Sid Howells on the raised beach platform which runs for almost 100m along the cliffs near the eastern extremity of the island.  The surface is irregular, but it is a well-pronounced 
feature up to 4m wide.

There is also a modern wave-cut platform which is occasionally more than 100m wide, cut by a combination of marine solutional processes and  abrasion as blocks and pebbles are moved about by waves and tidal rises and falls. Parts of this platform are well covered with rocky debris and pebbles, but occasionally it might be exposed, as in this photo of Point Bay, as seen from the clifftop near the Foghorn.

Because the whole island is made up of calcareous rocks with complex structures and abundant fissures, it is inevitable that there are tunnels, caves and solutional hollows and collapses all over the place.  Some of these have been used for the exploration of past inhabitants for lead and other minerals -- and indeed for the exploitation of mineral finds.    Above the raised beach rock platform between Coal Beach and Point Bay, there are two tunnel entrances.  It's thought that one of them is natural and the other man-made -- but to me it looks as if both might be natural but maybe enlarged by those in search of mineral wealth.  This is the entrance to one cave.  It looks very similar to the caves of Gower, South Pembrokeshire and Caldey Island -- and it is quite possible that prehistoric layers might be present and worthy of examination.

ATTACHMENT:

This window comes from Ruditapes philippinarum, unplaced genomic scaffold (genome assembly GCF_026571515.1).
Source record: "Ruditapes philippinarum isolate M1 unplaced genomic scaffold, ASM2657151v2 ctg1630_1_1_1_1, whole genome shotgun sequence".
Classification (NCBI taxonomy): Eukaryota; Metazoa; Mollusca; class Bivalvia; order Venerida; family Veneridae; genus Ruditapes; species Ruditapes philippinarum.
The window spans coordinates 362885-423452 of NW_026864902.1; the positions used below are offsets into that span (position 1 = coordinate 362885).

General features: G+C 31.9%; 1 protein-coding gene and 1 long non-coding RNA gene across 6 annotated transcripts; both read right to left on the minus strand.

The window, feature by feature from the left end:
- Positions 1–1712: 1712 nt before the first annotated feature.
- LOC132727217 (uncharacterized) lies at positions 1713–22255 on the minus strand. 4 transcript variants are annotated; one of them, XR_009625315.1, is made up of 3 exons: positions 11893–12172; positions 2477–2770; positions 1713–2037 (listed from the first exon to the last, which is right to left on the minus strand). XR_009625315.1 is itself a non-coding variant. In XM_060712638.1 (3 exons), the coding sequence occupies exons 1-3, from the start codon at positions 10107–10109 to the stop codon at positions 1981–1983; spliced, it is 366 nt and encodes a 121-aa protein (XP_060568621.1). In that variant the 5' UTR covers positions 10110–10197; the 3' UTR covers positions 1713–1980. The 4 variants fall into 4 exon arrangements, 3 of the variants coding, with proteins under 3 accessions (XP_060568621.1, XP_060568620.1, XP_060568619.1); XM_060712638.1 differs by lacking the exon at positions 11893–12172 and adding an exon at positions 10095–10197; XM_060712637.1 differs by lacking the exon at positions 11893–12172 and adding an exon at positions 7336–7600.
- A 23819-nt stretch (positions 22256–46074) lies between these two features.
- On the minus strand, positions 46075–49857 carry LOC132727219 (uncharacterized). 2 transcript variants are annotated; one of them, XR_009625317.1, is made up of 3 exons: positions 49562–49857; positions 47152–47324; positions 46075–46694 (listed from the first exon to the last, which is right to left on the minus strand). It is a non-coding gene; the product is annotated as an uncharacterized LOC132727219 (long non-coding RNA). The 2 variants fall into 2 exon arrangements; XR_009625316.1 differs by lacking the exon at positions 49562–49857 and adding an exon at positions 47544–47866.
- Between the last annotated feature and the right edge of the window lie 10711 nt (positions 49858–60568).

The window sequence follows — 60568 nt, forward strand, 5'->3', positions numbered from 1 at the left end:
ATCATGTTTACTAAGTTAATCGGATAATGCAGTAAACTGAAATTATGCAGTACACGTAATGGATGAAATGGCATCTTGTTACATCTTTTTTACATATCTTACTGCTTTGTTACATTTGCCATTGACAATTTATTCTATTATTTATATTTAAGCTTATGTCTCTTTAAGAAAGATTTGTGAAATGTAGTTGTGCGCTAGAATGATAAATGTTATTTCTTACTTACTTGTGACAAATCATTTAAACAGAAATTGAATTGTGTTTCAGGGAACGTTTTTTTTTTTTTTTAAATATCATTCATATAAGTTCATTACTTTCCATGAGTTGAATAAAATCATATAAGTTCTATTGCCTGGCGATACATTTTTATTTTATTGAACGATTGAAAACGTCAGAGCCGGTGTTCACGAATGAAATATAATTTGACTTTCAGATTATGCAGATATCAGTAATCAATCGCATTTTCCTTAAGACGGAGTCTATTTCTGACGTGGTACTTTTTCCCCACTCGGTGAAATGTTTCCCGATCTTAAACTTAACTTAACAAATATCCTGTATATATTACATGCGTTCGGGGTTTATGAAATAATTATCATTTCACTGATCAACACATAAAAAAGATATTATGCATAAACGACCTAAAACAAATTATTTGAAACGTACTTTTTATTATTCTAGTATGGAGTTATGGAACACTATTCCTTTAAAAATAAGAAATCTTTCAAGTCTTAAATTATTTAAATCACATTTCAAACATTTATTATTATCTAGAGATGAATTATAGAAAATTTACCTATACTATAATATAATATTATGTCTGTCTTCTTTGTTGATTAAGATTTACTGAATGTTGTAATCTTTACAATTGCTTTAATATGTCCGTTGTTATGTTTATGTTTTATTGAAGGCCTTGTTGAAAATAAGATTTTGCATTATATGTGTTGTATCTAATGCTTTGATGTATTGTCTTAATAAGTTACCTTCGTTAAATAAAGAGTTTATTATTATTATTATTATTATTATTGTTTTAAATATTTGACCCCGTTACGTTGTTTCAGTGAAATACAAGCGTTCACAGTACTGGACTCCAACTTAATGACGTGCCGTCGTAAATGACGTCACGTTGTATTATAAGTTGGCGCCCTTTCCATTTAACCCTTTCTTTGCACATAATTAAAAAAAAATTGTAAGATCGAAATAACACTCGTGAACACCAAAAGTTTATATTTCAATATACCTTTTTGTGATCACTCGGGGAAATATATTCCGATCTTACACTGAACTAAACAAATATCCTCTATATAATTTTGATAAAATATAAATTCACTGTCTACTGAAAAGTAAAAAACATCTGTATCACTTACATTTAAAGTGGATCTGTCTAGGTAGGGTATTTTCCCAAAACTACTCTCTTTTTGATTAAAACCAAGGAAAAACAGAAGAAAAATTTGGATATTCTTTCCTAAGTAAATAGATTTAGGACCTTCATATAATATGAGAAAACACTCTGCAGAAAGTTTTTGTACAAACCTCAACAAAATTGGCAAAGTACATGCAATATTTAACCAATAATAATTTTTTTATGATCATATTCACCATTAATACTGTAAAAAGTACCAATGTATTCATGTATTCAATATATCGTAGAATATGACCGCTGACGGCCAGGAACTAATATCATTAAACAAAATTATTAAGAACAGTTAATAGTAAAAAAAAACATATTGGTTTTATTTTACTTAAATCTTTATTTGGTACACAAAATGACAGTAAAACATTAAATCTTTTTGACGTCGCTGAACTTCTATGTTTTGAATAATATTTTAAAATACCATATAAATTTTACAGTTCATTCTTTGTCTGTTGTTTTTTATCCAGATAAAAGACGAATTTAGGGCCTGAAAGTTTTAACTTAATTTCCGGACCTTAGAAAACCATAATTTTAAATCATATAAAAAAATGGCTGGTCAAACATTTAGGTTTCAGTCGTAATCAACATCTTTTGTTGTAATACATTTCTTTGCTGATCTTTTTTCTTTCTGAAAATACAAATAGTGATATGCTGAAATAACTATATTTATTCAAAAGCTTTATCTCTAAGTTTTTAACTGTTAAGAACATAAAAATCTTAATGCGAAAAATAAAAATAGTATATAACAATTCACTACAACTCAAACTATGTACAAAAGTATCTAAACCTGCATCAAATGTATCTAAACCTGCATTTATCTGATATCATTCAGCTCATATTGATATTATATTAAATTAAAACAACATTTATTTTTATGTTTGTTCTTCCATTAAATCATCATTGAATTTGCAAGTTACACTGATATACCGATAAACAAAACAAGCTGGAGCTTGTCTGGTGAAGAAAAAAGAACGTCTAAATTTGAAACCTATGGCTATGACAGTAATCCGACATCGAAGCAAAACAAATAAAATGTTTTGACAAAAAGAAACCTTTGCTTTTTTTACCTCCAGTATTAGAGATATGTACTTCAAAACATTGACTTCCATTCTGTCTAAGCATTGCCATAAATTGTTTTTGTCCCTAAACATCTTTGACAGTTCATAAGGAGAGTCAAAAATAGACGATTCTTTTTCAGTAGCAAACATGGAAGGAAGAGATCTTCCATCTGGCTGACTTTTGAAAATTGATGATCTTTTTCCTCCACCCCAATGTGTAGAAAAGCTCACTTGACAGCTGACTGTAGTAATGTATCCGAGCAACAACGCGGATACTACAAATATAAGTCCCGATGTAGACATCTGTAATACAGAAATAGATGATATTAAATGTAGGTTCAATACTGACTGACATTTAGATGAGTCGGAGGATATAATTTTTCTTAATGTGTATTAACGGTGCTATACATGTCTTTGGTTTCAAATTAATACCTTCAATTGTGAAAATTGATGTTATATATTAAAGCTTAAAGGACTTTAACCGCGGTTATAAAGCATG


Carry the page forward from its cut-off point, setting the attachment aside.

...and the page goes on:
Castle Rock is a spectacular double stack with an old cave system at its centre.  It is being whittled away by marine processes, and at any moment -- probably during some storm bringing big waves in from the north -- the tops of both stacks will slide into the sea, along old bedding planes which can easily be seen from the beach below.

 Finally. a word about the solutional features which are particularly prominent around the southern shores of the island where the massive limestone beds of the Birnbeck Limestone are exposed.  We can refer to these features as "karren".  They incorporate jagged raised surfaces and complex and intertwining channels which are sometimes almost a metre deep.  mechanical abrasion does not seem to be very active in most cases-  these are straightforward solutional features.  The edges of the ridges are often razor-sharp -- capable of ripping boot soles to shreds, not to mention hands, if you are unwise enough to lose your balance when hopping around on the ridges........

Conclusion:  Plenty of geomorphology to get your teeth into here, not to mention classic geological features.  Interestingly enough, Sid, Chris and I did not identify a single in situ glacial or fluvio-glacial deposit on the island cliffs.  That confirms, in my mind, that Devensian ice probably did not reach Flat Holm.  But there are erratics everywhere, and in several places we see deposits that look like very ancient glacial deposits that have been eroded and modified over a long period of time.  The best guess is that they are Anglian in age, and that it was the Anglian Glaciation that carried those thousands of erratics from the far west into the vicinity.

No comments: